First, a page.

Go outside and get to know the birds in your neighborhood! Can you find:
Birds eating, drinking, and taking shelter
A bird eating seeds
A bird eating insects or worms
A bird drinking water
A bird hiding in a tree or a bush
A habitat has food, water, shelter, and space for animals. You can help create bird habitat near your house by providing a dish of water, or planting flowers with seeds that birds can eat.
Birds interacting with people
A bird near your house
A bird using man-made features (eating from a garden, resting on a telephone wire, drinking from a bird bath, etc.)
A bird helping you (pollinating flowers, eating insect pests, etc.)
A cultural representation of a bird (painting, sign, petroglyph, constellation, etc.)
Birds can be helped and harmed by human behavior. Cats and window strikes kill lots of birds every year. You can help by keeping your cats inside, and by placing stickers or hanging strings on the outside of your windows to block reflections.
Look for a flash of yellow hopping from branch to branch, as this bird looks for insects. (Photo by Bob Walker)
Some birds live in your neighborhood year-round, and others migrate, or move from place to place with the seasons. As the fall season advances, keep looking for these birds. Which birds seem to stick around, and which ones do you see less often as the weather gets colder? Some of our birds fly south to Mexico or Central America for the winter!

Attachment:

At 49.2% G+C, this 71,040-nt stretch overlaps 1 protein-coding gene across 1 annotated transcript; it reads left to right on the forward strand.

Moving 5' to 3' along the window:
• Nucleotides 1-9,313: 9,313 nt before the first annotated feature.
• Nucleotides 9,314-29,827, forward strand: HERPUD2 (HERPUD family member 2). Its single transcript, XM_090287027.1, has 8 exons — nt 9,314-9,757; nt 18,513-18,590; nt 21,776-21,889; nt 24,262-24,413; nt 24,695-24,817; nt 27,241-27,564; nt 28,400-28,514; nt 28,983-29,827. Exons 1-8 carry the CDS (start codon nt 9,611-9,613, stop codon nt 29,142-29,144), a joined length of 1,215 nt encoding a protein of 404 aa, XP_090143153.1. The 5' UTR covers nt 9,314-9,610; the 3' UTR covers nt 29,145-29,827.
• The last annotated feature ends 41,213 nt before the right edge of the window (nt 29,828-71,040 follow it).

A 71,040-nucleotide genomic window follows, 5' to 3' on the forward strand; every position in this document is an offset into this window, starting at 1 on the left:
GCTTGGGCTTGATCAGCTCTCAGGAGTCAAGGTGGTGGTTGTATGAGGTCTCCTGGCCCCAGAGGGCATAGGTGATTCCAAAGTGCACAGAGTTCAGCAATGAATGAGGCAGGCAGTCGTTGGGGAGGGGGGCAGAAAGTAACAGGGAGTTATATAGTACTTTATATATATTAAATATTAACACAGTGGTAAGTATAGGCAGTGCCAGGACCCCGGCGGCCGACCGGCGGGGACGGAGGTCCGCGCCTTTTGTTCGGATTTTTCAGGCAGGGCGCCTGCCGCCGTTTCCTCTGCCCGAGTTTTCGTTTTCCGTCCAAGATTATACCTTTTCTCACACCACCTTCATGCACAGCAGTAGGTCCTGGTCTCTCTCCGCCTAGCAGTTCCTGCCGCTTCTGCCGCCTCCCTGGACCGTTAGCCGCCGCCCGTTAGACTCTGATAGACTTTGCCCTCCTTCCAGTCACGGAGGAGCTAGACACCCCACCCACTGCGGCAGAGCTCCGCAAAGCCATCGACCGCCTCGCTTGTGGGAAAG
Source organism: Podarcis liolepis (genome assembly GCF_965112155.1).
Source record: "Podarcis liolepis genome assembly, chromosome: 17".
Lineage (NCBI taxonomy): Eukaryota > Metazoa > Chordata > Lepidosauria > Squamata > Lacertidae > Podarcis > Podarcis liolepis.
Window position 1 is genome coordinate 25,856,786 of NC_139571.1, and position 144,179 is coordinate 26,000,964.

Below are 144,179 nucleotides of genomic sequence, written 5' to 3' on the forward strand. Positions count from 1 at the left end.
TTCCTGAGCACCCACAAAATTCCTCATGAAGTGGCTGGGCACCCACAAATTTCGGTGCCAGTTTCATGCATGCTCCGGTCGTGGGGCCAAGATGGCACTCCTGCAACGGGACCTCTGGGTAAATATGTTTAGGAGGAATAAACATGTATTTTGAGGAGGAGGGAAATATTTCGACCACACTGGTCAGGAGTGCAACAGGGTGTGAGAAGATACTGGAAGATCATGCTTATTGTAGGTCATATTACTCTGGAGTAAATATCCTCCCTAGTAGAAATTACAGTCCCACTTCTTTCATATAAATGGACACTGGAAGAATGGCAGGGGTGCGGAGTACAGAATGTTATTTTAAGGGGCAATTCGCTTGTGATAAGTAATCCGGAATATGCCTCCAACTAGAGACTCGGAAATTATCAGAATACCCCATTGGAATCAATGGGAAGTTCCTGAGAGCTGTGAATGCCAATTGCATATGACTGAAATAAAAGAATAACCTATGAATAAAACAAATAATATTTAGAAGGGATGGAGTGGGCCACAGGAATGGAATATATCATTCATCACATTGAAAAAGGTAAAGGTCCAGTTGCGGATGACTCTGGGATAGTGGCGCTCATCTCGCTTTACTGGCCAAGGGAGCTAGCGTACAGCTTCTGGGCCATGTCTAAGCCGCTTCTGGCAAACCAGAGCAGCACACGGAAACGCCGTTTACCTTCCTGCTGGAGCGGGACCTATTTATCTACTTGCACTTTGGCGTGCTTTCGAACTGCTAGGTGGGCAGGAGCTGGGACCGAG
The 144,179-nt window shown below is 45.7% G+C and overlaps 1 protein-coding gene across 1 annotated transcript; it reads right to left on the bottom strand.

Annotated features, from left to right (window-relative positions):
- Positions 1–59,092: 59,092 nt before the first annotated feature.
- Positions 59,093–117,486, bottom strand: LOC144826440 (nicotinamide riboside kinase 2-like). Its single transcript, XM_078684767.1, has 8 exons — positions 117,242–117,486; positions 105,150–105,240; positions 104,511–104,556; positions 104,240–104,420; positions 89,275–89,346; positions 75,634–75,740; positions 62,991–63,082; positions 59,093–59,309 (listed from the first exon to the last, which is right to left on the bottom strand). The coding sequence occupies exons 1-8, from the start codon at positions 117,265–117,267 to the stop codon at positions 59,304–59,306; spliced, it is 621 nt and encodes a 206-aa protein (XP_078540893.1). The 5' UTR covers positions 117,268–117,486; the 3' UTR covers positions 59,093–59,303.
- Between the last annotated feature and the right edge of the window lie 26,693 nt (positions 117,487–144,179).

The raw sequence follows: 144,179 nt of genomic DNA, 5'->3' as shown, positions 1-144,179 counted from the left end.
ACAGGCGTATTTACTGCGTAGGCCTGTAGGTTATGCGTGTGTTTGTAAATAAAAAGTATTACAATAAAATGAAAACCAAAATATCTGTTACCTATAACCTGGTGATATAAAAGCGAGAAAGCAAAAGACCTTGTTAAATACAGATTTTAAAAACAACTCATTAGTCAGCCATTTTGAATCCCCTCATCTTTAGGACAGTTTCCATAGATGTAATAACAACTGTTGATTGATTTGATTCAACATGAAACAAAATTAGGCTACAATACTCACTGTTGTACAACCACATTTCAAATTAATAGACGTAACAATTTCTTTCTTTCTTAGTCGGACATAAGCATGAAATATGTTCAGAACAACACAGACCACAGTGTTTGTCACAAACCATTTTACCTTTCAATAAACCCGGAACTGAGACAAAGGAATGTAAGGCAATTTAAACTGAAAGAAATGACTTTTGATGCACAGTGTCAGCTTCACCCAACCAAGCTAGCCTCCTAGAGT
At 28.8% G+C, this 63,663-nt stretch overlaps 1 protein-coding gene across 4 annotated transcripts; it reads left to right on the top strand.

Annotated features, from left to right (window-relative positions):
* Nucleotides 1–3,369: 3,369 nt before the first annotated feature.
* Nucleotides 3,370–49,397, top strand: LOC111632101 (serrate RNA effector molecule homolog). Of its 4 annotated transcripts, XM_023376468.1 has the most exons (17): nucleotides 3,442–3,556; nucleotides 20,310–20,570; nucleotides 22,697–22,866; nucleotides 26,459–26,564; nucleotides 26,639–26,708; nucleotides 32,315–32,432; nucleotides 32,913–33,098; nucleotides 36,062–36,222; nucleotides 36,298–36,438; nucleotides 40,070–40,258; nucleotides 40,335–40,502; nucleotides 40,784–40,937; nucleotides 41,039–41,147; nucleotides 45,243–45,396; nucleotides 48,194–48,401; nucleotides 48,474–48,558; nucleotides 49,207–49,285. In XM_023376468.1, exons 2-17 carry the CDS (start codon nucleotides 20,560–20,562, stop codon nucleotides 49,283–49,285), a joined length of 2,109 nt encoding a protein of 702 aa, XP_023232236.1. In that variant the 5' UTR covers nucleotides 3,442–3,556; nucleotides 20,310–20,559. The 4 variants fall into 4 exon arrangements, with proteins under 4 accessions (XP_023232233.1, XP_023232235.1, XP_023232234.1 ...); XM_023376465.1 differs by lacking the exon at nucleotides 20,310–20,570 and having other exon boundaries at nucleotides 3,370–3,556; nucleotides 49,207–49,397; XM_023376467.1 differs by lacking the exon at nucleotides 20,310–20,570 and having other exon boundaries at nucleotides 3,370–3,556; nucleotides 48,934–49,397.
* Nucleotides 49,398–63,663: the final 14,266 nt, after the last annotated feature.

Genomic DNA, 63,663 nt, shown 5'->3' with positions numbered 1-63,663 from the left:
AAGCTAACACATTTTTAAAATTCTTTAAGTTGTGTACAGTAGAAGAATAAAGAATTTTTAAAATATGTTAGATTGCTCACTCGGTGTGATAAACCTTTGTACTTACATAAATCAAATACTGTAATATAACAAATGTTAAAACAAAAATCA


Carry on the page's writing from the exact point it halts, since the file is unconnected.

Some of you listened with interest to Bob Walker’s live broadcast from the wildlife observation room at the Los Alamos Nature Center earlier this week. Bob briefly discussed some of the ongoing threats to birds (outdoor cats, window strikes, habitat loss, etc.) and a recent publication in Science which estimated the loss of nearly 3 billion birds in North America in the last 50 years. This equates to a net loss of about 29 percent of the breeding bird population. Much of the data used to reach this conclusion came from everyday community scientists like Bob Walker and other PEEC volunteers, who participate in events like the North American Breeding Bird Survey and the Audubon Christmas Bird Count.
The best way to reverse this trend is through education and that is why I believe PEEC plays such a crucial role in our community’s future. My generation failed, so we need to do a better job of getting today’s youth connected to nature.
That is why I would like to remind everyone of a few of the reasons why protecting birds matters:
Important Pollinators: Birds are very important pollinators of wildflowers throughout the world. In the continental United States, hummingbirds are a key part of wildflower pollination.
Pest Control: Birds provide valuable ecosystem services in defending crops, such as grapes and coffee, from insects.
Disease Control: As discussed earlier this week, by consuming the carcasses of diseased animals, Turkey Vultures help prevent the spread of life-threatening diseases such as cholera, rabies, and anthrax among animals and humans.